The crystalline aluminosilicate or zeolite component of the zeolite-type cracking catalyst can be of any type or combination of types, natural or synthetic, which is known to be useful in catalyzing the cracking of hydrocarbons. Suitable zeolites include both naturally occurring and synthetic aluminosilicate materials such as faujasite, chabazite, mordenite, Zeolite X (U.S. Pat. No. 2,882,244), Zeolite Y (U.S. Pat. No. 3,130,007) and ultrastable large-pore zeolites (U.S. Pat. Nos. 3,293,192 and 3,449,070). The crystalline aluminosilicates having a faujasite-type crystal structure are particularly suitable and include natural faujasite, Zeolite X and Zeolite Y. These zeolites are usually prepared or occur naturally in the sodium form. The presence of this sodium is undesirable, however, since the sodium zeolites have a low stability under hydrocarbon cracking conditions. Consequently, for use in this invention the sodium content of the zeolite is ordinarily reduced to the smallest possible value, generally less than about 1.0 weight percent and preferably below about 0.3 weight percent through ion exchange with hydrogen ions, hydrogen-precursors such as ammonium ion, or polyvalent metal cations including calcium, magnesium, strontium, barium and the rare earth metals such as cerium, lanthanum, neodymium and their mixtures. Suitable zeolites are able to maintain their pore structure under the high temperature conditions of catalyst manufacture, hydrocarbon processing and catalyst regeneration. These materials have a uniform pore structure of exceedingly small size, the cross-section diameter of the pores being in the range from about 4 to about 20 angstroms, preferably from about 8 to about 15 angstroms.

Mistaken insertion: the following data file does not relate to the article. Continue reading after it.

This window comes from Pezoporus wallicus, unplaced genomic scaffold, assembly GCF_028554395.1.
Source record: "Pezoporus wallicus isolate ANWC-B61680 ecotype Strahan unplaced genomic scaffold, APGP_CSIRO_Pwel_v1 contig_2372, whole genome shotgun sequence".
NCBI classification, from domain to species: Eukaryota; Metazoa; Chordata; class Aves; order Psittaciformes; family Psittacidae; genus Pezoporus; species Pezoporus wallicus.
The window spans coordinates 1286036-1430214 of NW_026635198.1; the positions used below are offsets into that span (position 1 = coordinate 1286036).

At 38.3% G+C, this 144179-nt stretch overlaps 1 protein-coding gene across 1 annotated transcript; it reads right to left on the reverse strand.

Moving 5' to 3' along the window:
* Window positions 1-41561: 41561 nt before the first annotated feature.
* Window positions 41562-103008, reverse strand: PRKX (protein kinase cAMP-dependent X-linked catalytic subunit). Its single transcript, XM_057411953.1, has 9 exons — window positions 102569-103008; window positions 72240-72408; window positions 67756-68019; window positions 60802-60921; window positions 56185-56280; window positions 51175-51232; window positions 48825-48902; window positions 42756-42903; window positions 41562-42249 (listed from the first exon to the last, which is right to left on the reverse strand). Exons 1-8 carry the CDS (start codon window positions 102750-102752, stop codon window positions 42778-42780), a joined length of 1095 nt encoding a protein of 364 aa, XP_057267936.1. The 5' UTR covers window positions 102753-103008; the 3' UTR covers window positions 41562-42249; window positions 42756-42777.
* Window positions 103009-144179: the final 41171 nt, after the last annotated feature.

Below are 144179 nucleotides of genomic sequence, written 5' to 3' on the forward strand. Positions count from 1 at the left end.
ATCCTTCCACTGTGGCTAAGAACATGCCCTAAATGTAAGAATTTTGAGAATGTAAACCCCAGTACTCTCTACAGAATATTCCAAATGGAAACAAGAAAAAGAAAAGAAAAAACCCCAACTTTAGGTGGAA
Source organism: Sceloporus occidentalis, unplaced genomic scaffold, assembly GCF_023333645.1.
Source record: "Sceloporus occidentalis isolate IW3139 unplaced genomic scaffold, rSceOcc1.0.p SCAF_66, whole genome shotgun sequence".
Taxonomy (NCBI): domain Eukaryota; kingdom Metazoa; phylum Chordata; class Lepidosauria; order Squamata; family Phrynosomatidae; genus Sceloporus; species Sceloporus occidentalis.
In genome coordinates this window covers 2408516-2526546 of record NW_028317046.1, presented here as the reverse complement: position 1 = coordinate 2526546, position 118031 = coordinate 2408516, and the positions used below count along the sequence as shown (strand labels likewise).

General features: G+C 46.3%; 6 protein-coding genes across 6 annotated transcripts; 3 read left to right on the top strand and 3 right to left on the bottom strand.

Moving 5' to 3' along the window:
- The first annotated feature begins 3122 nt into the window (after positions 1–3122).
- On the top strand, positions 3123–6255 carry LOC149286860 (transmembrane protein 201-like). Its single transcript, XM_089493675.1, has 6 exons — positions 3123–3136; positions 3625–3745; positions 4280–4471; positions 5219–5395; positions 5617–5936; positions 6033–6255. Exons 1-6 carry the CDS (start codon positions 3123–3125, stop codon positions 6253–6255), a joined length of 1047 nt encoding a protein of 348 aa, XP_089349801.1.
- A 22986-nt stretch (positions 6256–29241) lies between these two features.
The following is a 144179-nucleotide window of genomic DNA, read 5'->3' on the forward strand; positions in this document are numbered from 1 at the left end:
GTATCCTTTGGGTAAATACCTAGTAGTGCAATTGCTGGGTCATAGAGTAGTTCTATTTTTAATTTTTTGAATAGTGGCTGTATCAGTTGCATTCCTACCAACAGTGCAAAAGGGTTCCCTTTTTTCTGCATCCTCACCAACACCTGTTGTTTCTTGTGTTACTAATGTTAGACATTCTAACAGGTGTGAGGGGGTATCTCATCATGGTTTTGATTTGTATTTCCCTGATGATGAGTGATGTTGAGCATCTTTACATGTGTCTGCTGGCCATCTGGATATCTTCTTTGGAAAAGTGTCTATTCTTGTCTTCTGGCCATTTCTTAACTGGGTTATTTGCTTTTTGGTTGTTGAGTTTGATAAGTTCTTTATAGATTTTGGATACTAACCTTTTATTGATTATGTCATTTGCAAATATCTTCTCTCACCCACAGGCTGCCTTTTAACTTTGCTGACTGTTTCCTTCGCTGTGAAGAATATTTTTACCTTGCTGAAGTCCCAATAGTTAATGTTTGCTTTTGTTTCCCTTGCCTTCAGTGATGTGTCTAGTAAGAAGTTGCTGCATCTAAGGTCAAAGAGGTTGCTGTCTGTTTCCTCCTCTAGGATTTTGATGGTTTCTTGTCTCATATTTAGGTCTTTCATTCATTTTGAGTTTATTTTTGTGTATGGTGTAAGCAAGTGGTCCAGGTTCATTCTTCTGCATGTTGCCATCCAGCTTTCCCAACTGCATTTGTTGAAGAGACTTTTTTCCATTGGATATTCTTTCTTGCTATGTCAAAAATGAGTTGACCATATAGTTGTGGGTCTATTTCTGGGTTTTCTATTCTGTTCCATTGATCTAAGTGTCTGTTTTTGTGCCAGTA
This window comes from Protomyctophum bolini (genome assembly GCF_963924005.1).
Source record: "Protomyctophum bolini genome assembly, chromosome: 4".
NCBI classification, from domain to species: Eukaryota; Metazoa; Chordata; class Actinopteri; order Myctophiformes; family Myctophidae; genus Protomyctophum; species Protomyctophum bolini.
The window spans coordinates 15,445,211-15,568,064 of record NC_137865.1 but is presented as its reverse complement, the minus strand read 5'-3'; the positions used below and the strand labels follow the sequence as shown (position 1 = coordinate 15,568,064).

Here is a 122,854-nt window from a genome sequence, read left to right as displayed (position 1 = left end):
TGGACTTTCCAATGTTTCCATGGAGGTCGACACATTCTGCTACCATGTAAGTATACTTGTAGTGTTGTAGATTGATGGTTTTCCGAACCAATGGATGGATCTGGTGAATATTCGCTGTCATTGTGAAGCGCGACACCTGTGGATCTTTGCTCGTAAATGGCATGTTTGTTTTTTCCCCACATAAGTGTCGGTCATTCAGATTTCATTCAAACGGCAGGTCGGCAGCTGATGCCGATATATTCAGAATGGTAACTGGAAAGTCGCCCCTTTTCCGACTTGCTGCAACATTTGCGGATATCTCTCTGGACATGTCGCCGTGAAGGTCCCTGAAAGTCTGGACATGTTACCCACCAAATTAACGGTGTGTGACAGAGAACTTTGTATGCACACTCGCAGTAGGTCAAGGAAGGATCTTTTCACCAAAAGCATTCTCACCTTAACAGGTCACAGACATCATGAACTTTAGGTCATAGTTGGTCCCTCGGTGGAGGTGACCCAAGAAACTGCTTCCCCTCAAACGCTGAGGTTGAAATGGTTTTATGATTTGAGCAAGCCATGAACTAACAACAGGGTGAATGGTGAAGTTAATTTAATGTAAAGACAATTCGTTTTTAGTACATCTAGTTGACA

The matrix of the zeolite-type cracking catalyst is a porous refractory material within which the zeolite component is dispersed. Suitable matrix materials can be either synthetic or naturally occurring and include, but are not limited to, silica, alumina, magnesia, boria, bauxite, titania, natural and treated clays, kieselguhr, diatomaceous earth, kaolin and mullite. Mixtures of two or more of these materials are also suitable. Particularly suitable matrix materials comprise mixtures of silica and alumina, mixtures of silica with alumina and magnesia, and also mixtures of silica and alumina in combination with natural clays and clay-like materials. Mixtures of silica and alumina are preferred, however, and contain preferably from about 10 to about 65 weight percent of alumina mixed with from about 35 to about 90 weight percent of silica, and more preferably from about 25 to about 65 weight percent of alumina mixed with from about 35 to about 75 weight percent of silica.